Monday Aug 10, 2015

Swift Object Storage with ZFS Storage Appliance

Jim Kremer has written a new blog that shows you how to configure Swift to take advantage of an Oracle ZFS Storage Appliance. Jim walks step by step how to configure OpenStack Swift into a highly available cluster using an Oracle ZFS Storage Appliance as the backend storage over NFSv4.

Jim summarizes the unique benefits that using a ZFS Storage Appliance brings to OpenStack environments over a typical Swift deployment:

  • Swift data will be stored on a ZFS filesystem as a backing store instead of XFS.
  • Storage will be accessed via NFS v4. Solaris NFS supports extended attributes and locking so it works great with Swift.
  • Each Solaris Swift instance will run the account server, container server and object server as well as the proxy server instead of having separate proxy servers and storage servers.
  • All of the Solaris Swift instances can access and share the same backend storage systems.
  • All the Solaris Swift servers will use the exact same Swift ring configuration.
  • Disaster recovery is supported with the built in remote replication available on the ZFS Storage Appliance.
  • Only one copy of data needs to be stored since ZFS supports different levels of mirroring as well as raidz.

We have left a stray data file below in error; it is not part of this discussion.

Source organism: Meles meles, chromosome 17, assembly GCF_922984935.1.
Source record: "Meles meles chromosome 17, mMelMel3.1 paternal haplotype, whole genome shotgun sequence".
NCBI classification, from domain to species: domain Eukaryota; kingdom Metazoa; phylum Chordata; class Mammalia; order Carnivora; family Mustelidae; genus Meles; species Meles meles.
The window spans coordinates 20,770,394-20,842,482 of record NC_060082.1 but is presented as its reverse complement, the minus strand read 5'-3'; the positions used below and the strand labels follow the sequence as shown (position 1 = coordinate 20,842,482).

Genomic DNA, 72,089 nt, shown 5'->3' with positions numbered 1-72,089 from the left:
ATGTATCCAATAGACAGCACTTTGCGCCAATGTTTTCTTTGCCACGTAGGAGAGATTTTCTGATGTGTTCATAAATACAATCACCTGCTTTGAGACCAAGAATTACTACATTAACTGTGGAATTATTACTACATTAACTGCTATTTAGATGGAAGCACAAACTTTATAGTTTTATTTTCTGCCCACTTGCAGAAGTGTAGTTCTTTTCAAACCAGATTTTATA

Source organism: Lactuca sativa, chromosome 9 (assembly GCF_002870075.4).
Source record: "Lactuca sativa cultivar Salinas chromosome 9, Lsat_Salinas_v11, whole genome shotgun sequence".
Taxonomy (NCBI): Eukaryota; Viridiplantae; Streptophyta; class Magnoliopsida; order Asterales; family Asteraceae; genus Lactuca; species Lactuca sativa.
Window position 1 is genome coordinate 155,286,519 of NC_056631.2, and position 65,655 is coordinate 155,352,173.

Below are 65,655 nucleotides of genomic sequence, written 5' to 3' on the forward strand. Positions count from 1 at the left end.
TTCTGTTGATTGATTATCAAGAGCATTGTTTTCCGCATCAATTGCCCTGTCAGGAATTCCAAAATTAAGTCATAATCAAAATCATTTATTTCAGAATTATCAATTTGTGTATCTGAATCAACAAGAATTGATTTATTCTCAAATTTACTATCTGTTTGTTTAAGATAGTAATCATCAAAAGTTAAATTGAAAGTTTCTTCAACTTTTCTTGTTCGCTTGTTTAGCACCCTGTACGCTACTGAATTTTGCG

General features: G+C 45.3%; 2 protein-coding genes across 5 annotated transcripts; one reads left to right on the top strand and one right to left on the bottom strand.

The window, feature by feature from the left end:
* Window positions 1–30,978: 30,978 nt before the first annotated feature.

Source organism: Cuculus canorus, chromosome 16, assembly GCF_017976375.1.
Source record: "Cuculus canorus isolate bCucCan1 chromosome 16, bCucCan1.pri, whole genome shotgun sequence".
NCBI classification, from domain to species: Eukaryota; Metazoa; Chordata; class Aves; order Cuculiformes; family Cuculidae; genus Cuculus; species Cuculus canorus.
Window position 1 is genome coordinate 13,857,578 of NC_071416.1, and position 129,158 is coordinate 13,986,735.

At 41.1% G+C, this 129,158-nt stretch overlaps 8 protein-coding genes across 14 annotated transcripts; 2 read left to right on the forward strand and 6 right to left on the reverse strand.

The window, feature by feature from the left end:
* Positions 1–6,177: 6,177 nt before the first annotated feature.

• ZFS automatically caches hot data in SSDs or in DRAM to increase reading hot blocks of data. A good example of such a workload is booting many VMs in a cloud computing environment.

For more information, see Solaris Swift using ZFS Storage Appliance

Tuesday May 19, 2015

Join us at the Oracle OpenStack booth!

We've reached the second day of the OpenStack Summit in Vancouver and our booth is now officially open. Come by and see us and talk about some of the work that we've been doing at Oracle - whether it's integrating a complete distribution of OpenStack into Oracle Linux and Oracle Solaris, Cinder and Swift storage on the Oracle ZFS Storage Appliance, integration with Swift and our Oracle HSM tape storage product, and how to quickly provision Oracle Database 12c in an OpenStack environment. We've got a lot of demos and experts there to answer your questions.